The week-long 69th meeting of the CITES Standing Committee (SC69) starts Monday in Geneva with a packed agenda of 76 items that address the most pressing wildlife trade issues affecting the survival of a myriad of wild plants and animals.
A record number of 600 participants from all over the world have registered to attend.
CITES Secretary-General, John E. Scanlon said: “This is the first meeting of the Standing Committee following the largest World Wildlife Conference ever – CoP17, held last year in Johannesburg. With many of the ground-breaking decisions and resolutions adopted at CoP17 being fully embraced by the new UN General Assembly resolution on Tackling illicit trafficking in wildlife adopted two months ago, it is now for the Standing Committee to review how the 183 Parties to CITES and its Secretariat are progressing with the implementation of these decisions and resolutions, and to determine what further steps are necessary”.
Matters to be discussed include:
Tackling the rosewood crisis in Africa and Asia
A number of CITES-listed species have very high monetary value, and this applies in particular to precious timbers, hundreds of which were included in CITES Appendix II at CoP17. Ensuring the sustainable management of and trade in these species is challenging. Additionally, since CoP17, information about large-scale illegal timber trade continues to come to the attention of the Secretariat, in particular with regards to rosewoods, ebonies and palisanders from Africa and Southeast Asia. This highlights the continued urgent need for enhanced enforcement efforts to address this illegal trade and to get legal trade onto a sustainable footing.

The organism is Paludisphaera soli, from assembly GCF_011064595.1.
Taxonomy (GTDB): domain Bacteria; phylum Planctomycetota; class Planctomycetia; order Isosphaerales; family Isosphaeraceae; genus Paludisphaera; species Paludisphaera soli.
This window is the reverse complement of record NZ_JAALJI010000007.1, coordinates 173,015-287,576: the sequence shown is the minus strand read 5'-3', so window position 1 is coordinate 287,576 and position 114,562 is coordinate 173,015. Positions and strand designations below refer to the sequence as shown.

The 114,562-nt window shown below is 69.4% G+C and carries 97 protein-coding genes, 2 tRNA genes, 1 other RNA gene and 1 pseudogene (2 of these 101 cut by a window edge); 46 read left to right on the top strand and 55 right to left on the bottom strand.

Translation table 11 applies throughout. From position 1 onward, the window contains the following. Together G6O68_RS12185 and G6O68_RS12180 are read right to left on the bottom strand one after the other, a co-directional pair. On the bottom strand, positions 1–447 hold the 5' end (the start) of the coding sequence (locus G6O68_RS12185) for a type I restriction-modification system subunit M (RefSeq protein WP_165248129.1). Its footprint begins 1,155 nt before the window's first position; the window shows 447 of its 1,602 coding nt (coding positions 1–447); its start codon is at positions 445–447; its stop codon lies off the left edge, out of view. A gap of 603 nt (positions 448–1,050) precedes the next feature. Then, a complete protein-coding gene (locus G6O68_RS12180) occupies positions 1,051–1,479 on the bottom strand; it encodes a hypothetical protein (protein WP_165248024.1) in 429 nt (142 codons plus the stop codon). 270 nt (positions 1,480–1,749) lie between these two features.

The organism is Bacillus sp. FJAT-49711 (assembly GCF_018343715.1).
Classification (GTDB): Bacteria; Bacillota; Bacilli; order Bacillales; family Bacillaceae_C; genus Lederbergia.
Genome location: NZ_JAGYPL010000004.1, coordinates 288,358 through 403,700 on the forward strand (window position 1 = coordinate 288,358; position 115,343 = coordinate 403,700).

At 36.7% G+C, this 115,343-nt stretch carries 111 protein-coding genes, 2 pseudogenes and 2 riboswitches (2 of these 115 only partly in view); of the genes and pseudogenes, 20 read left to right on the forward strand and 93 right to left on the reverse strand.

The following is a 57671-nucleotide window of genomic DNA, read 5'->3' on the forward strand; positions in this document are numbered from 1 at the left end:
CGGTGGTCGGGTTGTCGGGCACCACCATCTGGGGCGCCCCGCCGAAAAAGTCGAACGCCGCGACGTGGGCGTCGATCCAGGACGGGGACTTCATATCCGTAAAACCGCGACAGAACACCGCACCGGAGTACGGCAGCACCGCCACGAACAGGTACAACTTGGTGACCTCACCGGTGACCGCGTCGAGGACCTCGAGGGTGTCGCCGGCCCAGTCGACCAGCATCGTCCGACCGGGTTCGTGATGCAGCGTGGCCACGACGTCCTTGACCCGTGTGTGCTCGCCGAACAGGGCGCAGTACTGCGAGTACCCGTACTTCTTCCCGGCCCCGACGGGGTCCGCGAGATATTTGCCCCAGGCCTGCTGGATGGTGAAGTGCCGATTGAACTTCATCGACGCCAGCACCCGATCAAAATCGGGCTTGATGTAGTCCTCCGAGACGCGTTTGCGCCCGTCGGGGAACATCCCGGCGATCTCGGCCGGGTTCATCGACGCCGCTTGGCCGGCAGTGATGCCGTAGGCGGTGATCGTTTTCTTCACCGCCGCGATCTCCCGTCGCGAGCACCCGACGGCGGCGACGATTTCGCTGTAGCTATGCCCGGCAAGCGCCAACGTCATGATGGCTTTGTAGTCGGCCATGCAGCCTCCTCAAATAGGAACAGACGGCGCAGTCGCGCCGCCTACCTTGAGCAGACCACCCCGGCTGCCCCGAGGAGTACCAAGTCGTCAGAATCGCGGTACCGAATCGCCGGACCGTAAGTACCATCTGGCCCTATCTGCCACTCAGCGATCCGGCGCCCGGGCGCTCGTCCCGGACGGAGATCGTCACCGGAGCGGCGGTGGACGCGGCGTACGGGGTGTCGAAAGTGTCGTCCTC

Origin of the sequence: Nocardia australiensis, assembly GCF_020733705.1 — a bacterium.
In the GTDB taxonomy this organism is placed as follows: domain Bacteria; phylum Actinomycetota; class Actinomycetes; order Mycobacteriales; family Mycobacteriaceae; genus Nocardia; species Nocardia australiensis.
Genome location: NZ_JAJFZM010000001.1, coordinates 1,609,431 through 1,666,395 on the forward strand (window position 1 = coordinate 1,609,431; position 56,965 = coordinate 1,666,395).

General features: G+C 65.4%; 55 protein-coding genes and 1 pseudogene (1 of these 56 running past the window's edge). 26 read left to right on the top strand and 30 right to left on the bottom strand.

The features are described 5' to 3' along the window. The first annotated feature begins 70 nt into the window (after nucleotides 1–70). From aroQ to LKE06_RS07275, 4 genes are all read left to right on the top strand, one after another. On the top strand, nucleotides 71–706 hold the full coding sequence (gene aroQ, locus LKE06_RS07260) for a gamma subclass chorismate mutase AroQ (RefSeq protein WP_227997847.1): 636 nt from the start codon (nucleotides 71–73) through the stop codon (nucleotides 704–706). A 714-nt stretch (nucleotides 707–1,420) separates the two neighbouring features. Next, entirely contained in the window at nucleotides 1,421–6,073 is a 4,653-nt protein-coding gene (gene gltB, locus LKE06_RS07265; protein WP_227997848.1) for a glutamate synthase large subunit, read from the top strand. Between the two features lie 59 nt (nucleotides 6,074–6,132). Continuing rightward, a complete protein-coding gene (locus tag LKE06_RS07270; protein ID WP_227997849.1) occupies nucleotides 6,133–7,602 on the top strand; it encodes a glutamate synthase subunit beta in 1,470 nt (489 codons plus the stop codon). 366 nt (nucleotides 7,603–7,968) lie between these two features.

Thousands of tonnes of precious rosewood have been seized from illegal loggers in Madagascar. The control and disposal of the vast stockpiles of highly valuable rosewood cut from Madagascar’s rainforests has been a huge challenge. A CITES export ban has been in place since 2010, but Madagascar has now asked for permission from the Committee to export thousands of tonnes of rosewood.
The illegal logging and trafficking of CITES Appendix II-listed Siamese rosewood is causing the serious decline of the species in the wild and damaging the ecological integrity of Southeast Asian forests. According to the World Wildlife Crime Report, 798 metric tonnes of Siamese Rosewood were seized during 2005-2015.
Saving totoaba and vaquita from extinction
Totoaba and vaquita are a fish and a porpoise found in the waters of the northern Gulf of California (Sea of Cortez). International trade in both species are prohibited under CITES since 1970s. Today, the vaquita, one of the rarest marine mammals, is on the verge of extinction as a result of bycatch to meet the continuing illegal demand for totoaba swim bladders. Scientists believe there are fewer than 30 vaquitas left; one died earlier this month in a rescue operation.